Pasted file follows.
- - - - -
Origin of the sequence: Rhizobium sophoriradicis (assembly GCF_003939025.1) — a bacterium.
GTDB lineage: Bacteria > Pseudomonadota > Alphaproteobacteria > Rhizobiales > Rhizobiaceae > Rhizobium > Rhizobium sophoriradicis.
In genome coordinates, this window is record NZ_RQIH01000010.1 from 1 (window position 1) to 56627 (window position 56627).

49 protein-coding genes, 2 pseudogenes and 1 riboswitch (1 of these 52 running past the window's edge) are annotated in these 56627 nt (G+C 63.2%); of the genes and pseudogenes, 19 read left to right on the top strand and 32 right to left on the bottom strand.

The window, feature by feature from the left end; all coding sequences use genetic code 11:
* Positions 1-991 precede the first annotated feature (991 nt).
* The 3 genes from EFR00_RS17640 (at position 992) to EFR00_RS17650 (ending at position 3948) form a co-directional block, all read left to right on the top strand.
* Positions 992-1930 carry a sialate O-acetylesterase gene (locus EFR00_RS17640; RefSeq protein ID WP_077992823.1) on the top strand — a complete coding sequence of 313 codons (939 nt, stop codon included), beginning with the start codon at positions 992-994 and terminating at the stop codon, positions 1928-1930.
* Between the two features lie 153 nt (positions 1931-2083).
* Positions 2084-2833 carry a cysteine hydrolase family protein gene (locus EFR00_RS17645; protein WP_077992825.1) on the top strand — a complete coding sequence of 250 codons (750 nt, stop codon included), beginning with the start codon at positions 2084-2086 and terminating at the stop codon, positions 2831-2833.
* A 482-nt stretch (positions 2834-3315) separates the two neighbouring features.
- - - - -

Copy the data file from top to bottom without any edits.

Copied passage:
Origin of the sequence: Rhizobium sophoriradicis (assembly GCF_003939025.1) — a bacterium.
GTDB lineage: Bacteria > Pseudomonadota > Alphaproteobacteria > Rhizobiales > Rhizobiaceae > Rhizobium > Rhizobium sophoriradicis.
In genome coordinates, this window is record NZ_RQIH01000010.1 from 1 (window position 1) to 56627 (window position 56627).

49 protein-coding genes, 2 pseudogenes and 1 riboswitch (1 of these 52 running past the window's edge) are annotated in these 56627 nt (G+C 63.2%); of the genes and pseudogenes, 19 read left to right on the top strand and 32 right to left on the bottom strand.

The window, feature by feature from the left end; all coding sequences use genetic code 11:
* Positions 1-991 precede the first annotated feature (991 nt).
* The 3 genes from EFR00_RS17640 (at position 992) to EFR00_RS17650 (ending at position 3948) form a co-directional block, all read left to right on the top strand.
* Positions 992-1930 carry a sialate O-acetylesterase gene (locus EFR00_RS17640; RefSeq protein ID WP_077992823.1) on the top strand — a complete coding sequence of 313 codons (939 nt, stop codon included), beginning with the start codon at positions 992-994 and terminating at the stop codon, positions 1928-1930.
* Between the two features lie 153 nt (positions 1931-2083).
* Positions 2084-2833 carry a cysteine hydrolase family protein gene (locus EFR00_RS17645; protein WP_077992825.1) on the top strand — a complete coding sequence of 250 codons (750 nt, stop codon included), beginning with the start codon at positions 2084-2086 and terminating at the stop codon, positions 2831-2833.
* A 482-nt stretch (positions 2834-3315) separates the two neighbouring features.